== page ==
Ever since Kesté opened in the West Village, it's become the pizza destination of that corridor of Bleecker Street between Sixth and Seventh avenues. But long before Kesté, there was John's Pizzeria, one of the city's old-school coal-oven giants, around, as the awning will tell you, since 1929. And while it's rarely talked about anymore, it still puts out a darn good pie.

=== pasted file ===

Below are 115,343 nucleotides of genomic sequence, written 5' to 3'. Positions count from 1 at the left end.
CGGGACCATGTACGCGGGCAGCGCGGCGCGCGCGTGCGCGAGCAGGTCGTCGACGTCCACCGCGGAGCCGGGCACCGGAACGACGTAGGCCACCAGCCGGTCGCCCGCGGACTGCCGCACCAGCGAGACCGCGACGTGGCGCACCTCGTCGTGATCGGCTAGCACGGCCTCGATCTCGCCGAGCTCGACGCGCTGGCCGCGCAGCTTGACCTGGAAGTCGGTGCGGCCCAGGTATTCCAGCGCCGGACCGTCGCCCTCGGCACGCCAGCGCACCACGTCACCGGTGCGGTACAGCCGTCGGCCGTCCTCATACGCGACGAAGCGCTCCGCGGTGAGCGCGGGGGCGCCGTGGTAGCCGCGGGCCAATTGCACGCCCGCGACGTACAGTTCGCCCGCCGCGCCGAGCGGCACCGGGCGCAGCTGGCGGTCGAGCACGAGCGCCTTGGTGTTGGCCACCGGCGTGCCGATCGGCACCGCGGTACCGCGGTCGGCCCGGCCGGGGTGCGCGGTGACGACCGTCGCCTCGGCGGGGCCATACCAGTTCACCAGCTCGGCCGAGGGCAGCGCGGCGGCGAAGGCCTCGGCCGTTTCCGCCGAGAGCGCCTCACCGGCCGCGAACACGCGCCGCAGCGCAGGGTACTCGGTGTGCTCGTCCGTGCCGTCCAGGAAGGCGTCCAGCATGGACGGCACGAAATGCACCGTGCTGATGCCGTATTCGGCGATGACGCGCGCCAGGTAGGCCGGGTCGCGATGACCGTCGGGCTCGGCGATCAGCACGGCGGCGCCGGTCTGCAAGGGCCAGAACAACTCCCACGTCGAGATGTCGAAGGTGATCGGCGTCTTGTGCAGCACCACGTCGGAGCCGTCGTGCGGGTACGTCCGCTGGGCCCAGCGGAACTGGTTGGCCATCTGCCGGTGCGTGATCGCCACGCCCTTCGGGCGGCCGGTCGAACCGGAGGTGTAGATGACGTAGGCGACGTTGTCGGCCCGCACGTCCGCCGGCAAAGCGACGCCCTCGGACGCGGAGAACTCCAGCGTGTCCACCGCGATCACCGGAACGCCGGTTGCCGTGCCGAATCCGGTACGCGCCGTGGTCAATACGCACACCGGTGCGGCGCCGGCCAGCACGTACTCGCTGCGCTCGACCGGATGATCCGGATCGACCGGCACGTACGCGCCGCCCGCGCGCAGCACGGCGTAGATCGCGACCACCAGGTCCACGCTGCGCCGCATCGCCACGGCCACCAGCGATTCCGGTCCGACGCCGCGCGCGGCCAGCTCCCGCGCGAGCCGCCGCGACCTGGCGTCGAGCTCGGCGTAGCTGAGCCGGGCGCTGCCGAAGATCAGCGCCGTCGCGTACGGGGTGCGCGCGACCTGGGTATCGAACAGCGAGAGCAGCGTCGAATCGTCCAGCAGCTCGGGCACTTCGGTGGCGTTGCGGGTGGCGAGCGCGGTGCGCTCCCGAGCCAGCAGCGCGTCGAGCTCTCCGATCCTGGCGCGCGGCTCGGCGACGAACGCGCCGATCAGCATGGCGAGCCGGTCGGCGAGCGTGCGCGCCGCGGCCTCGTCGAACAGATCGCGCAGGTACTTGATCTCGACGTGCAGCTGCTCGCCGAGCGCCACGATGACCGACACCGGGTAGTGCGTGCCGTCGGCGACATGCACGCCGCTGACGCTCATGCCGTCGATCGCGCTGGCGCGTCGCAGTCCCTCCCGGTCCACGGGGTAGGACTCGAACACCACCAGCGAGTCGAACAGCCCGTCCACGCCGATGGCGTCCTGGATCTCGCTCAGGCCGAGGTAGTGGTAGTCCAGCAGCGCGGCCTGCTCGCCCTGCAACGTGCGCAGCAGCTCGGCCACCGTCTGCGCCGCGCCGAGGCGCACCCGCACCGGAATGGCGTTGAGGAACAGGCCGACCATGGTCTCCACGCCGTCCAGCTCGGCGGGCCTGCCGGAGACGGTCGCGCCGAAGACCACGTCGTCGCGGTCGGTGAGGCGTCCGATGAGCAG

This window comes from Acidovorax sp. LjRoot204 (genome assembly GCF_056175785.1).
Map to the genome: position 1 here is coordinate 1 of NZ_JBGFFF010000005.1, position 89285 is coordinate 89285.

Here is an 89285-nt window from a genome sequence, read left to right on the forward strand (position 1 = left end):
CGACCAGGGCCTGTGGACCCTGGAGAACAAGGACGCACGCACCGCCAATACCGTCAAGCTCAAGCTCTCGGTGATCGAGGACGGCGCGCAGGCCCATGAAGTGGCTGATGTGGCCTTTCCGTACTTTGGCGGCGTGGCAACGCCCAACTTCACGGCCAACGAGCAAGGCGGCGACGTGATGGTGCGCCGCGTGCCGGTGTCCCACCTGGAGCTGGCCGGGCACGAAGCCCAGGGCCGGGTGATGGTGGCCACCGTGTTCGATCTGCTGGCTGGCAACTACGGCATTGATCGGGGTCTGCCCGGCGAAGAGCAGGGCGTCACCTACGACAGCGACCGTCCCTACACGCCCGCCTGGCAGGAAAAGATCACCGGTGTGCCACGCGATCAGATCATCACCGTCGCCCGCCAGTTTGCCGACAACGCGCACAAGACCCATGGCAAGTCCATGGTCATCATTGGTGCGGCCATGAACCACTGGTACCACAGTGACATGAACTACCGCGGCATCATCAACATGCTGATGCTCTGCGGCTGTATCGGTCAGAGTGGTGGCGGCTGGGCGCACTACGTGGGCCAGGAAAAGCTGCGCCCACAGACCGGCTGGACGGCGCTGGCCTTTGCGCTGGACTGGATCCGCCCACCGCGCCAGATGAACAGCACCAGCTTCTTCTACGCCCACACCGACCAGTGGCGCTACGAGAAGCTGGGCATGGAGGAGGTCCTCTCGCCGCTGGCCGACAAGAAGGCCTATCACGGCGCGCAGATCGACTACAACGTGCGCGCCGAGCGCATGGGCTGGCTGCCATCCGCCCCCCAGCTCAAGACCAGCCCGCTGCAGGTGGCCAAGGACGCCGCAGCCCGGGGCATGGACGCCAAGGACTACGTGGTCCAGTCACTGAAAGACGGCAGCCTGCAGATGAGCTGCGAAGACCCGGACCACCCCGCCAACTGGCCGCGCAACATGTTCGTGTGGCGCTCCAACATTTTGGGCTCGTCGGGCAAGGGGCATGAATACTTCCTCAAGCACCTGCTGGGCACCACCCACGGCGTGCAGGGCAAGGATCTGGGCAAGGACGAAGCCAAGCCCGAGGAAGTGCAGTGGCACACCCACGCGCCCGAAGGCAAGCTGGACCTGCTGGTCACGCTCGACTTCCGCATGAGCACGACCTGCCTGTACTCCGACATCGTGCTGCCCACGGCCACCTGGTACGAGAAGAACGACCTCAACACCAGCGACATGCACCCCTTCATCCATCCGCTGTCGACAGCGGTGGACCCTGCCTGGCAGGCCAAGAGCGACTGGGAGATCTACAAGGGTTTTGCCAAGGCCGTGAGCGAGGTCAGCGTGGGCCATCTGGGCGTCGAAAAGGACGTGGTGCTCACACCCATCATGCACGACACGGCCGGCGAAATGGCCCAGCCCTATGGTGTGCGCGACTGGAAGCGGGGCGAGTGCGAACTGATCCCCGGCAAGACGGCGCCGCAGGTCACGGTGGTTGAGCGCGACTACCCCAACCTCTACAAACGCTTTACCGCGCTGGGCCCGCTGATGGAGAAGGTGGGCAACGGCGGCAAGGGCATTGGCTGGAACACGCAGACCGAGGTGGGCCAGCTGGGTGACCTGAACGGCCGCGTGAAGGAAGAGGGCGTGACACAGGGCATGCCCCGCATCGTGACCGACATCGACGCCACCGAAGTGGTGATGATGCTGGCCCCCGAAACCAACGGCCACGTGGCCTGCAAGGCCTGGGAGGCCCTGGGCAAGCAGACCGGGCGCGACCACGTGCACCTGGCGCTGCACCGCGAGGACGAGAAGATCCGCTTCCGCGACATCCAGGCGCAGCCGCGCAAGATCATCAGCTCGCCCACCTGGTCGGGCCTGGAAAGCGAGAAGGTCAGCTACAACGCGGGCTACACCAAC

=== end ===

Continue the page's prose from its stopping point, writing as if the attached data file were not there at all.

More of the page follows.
In all honesty, the sauce is a little sweet and somehow tinny; the mozzarella isn't particularly flavorful. But the lumpy sausage is fennely and juicy, the cheese perfectly proportioned, and the crust has the great crackle-chew of New York-Neapolitan pies—it's thin, of course, and feels a little too firm as you grab and fold a slice, but once you bite into the end, you'll find a light, bready core under that outside resistance. Even after a reheat a few days later, it doesn't toughen up. Is it the best pizza in New York, or even the best of its kind in New York? I'd say no. But I'd also say it's a pizza that does the New York tradition proud.
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